Sunday, September 1, 2019

Patroklos is not very important to the Iliada Essay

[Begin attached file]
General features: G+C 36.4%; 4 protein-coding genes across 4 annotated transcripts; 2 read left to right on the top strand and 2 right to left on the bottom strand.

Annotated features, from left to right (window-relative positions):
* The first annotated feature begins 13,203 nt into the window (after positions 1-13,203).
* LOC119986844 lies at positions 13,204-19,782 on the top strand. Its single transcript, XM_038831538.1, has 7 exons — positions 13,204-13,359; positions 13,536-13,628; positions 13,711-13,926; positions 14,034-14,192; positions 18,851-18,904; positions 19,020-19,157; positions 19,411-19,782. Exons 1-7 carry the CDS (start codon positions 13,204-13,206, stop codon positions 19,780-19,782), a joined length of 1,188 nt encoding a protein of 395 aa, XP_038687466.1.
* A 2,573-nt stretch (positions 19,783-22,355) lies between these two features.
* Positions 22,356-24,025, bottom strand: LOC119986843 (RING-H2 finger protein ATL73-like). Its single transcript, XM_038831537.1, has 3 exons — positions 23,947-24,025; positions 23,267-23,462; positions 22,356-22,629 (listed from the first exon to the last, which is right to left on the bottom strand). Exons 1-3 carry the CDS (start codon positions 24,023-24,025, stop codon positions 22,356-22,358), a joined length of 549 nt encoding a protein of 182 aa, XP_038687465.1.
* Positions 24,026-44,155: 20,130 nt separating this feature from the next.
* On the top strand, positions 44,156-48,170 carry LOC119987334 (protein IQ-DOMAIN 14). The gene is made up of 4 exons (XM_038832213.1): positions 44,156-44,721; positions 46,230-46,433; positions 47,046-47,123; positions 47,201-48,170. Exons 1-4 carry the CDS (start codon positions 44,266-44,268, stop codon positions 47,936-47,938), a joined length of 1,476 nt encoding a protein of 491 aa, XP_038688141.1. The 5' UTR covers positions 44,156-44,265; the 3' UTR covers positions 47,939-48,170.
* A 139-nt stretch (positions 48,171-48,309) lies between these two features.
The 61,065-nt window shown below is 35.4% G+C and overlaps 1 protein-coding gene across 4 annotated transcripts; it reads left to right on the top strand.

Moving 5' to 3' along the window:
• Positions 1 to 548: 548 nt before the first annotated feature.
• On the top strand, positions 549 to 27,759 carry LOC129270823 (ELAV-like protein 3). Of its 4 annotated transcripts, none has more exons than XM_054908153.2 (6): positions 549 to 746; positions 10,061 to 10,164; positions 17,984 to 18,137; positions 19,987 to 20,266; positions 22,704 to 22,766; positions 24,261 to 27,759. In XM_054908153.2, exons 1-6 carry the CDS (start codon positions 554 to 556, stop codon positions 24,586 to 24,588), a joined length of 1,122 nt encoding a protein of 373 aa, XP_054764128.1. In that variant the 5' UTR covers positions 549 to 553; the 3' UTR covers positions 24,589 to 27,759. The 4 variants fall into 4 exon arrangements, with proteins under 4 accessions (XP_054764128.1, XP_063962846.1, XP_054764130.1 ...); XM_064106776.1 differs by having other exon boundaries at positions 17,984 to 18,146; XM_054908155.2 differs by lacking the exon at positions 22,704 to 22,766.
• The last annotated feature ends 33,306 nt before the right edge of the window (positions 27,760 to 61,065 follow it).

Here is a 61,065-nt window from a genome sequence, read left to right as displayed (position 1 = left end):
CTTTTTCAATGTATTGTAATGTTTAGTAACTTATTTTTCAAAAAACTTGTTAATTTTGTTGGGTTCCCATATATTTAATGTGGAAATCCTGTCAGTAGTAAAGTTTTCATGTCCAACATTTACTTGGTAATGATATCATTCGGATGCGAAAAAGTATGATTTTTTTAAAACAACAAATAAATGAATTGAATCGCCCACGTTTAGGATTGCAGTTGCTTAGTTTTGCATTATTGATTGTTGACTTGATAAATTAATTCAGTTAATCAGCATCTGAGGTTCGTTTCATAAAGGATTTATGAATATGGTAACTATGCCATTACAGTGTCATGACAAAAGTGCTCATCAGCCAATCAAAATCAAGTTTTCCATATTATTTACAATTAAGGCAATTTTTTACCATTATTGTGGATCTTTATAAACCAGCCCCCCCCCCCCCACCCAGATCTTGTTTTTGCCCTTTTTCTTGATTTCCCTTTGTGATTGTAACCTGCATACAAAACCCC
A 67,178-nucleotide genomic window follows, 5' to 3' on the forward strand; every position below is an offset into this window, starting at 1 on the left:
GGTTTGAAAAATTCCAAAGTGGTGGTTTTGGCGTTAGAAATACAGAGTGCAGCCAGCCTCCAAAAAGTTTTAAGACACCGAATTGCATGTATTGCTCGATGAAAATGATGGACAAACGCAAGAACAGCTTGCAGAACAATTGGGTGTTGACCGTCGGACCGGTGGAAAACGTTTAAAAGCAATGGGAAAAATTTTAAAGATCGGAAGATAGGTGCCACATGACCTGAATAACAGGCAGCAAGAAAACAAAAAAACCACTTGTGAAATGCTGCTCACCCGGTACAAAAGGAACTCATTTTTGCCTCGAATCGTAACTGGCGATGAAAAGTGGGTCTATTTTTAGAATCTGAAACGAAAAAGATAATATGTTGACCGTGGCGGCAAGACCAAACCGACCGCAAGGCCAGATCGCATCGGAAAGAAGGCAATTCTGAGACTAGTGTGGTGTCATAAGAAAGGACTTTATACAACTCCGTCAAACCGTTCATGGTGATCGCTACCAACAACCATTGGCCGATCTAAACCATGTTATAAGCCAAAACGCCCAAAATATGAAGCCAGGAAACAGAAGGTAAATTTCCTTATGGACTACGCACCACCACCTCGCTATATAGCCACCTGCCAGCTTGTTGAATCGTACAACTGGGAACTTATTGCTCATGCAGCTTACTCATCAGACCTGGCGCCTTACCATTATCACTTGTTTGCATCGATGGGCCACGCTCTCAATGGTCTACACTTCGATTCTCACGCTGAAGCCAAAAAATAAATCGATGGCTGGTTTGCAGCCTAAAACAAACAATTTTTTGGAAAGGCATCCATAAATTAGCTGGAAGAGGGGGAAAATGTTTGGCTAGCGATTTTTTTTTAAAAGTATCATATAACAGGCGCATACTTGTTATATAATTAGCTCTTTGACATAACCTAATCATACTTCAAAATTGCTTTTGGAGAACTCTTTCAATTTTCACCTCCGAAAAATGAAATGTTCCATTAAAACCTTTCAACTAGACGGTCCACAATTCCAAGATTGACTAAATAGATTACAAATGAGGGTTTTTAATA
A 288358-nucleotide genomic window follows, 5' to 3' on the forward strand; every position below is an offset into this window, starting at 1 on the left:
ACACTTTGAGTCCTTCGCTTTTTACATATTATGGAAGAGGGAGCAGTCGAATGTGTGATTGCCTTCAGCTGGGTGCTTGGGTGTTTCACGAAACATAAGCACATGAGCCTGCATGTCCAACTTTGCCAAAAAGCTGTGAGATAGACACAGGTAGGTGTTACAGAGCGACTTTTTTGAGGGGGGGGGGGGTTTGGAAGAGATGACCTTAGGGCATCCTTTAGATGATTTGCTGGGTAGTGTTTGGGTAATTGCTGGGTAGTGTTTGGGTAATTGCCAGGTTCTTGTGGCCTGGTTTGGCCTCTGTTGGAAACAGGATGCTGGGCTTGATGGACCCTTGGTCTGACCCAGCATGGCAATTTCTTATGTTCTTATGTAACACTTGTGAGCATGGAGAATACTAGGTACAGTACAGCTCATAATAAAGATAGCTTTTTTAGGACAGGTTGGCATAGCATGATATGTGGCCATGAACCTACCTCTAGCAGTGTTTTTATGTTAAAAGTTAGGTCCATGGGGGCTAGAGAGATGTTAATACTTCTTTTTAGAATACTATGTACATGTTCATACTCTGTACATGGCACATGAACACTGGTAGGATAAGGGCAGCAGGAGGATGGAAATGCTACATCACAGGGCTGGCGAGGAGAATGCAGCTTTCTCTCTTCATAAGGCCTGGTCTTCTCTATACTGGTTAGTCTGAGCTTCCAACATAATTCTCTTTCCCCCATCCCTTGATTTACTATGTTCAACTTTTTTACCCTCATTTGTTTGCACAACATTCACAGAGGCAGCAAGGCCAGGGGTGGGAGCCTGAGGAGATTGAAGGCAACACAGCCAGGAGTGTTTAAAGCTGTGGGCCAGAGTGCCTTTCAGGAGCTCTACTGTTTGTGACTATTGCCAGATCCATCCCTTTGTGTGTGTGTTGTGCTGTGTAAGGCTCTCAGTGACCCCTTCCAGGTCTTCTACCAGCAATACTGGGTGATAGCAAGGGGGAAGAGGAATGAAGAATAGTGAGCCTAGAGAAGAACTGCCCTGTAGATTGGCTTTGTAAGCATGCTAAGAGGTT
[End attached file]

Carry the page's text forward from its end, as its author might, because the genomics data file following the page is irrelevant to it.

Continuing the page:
Patroklos is introduced as the companion of Achilleus – the great warrior – which automatically makes him significant to the poem as a whole. His relationship with Achilleus is first shown in book 9 where Patroklos obeys everything Achilleus asks him to do and is names as ‘his companion Patroklos’. This shows they have a good relationship which is important as it shows the audience another side of Achilleus, one where he is loving and caring and human enough to crave the company of a close friend. However the menial tasks Patroklos is first asked to perform could have been undertaken by any common slave and therefore in this scene he does not come across as particularly important to the poem. This close relationship is emphasized a number of times throughout the poem, in particular when Achilleus ‘gave a silent signal to Patroklos with his eyebrows’ which would indicate that their relationship is such that Patroklos understands what Achilleus wants him to do through facial expression alone. Moreover, in book 11, Patroklos is referred to as the ‘pleasure of my heart’ by Achilleus, suggesting that their relationship is deeper than just friends. Patroklos’s role in Achilleus’s life is explained in part by Nestor who speaks of the advice given to Patroklos by his father ‘by birth Achilleus is superior to you, but you are the older. He is far stronger than you, but your proper task is to give him words of wisdom and advise him and guide him – and he will listen to you for the best. ’ This indicates that Patroklos has throughout his life influenced Achilleus and continues to do so, meaning he is crucial in understanding Achilleus’s character. Nearing the end of book 11, Patroklos cuts an arrow from Eurypylos thigh and stops the bleeding which shows he is compassionate and endears him to the audience which may be a device employed by Homer to emphasize the sadness of Patroklos’s death later in the poem. This scene is also used to show the brutal effects of war due to its gory nature. After book 16 Patroklos comes to the forefront of the poem. Achilleus instructs him to don his armour and push the battle from their ships. Achilleus once again shows his feelings for Patroklos as he prays to Zeus that he will come back safely. Zeus does not grant this, foretelling Patroklos’s death. During this book, Patroklos has his aristeia which adds excitement and impact to the poem. Patroklos’s fighting lasts for many pages and is a significant part of the poem, showing his importance overall. Patroklos’s fight with Sarpedon is important as Zeus becomes upset over the death of his son and although he allows the Achaians to take his armour, he ensures the body is well looked after – showing a loving side of Zeus that is not often seen during the poem. Without Patroklos this scene would not have been able to take place. Patroklos’s death is told over many lines and begins with Euphorbus stabbing him in the back as he is too scared to face him in battle. This shows once again how brave and important Patroklos is. The passage describing Hektor killing Patroklos is very descriptive and includes mockery from Hektor and Patroklos’s final speech. This once more makes the audience feel for Patroklos as he is cruelly mocked in the last moments of his life. The next book is entirely dedicated to the fight over Patroklos’s body which indicates that he was important and a large part of the poem. There are also many men willing to defend Patroklos which shows he was well loved ‘I would gladly stand by Patroklos and defend him, since his death has touched right to my heart’. At the beginning of book 18 Achilleus learns of the death of Patroklos ‘and the black cloud of sorrow enveloped Achilleus†¦he lay there with his whole body sprawling in the dust, huge and hugely fallen, tearing at his hair and defiling it with his own hands’, this passage shows how much Achilleus cared for his friend, he is so overwhelmed with sorrow that he is unable to speak. Even the serving women ‘shrieked loud in their hearts’ grief’, enabling the audience to understand that he was loved by all, emphasizing the pain of his death. Furthermore, Patroklos’s death makes Achilleus feel guilty ‘let me die directly, since I was not able to help my friend at his killing’ and spurs him to fight once more. The sensitive side of Achilleus is bought out again during this ‘his warm tears falling when he saw his trusted friend lying there’. Patroklos’s death is the catalyst needed to make Achilleus rekindle his fighting spirit ‘but now Patroklos†¦I shall not give you burial until I have bought here†¦the head of Hektor. ’ Which shows that without Patroklos Achilleus would not have fought again, meaning he is catalytic in this part of the Iliad. Finally it is made clear that Patroklos was instrumental in Achilleus’s attachment to Briseis. ‘You were always gentle. ’ Briseis explains that Patroklos was the one who arranged for her to marry Achilleus, and since this all began because Briseis was taken away this shows that without Patroklos’s intervention Achilleus would not have been so angry in the first place and would not have refused to fight, making the Iliad into a very different story. Therefore, Patroklos was key in shaping the poem into the story it became.

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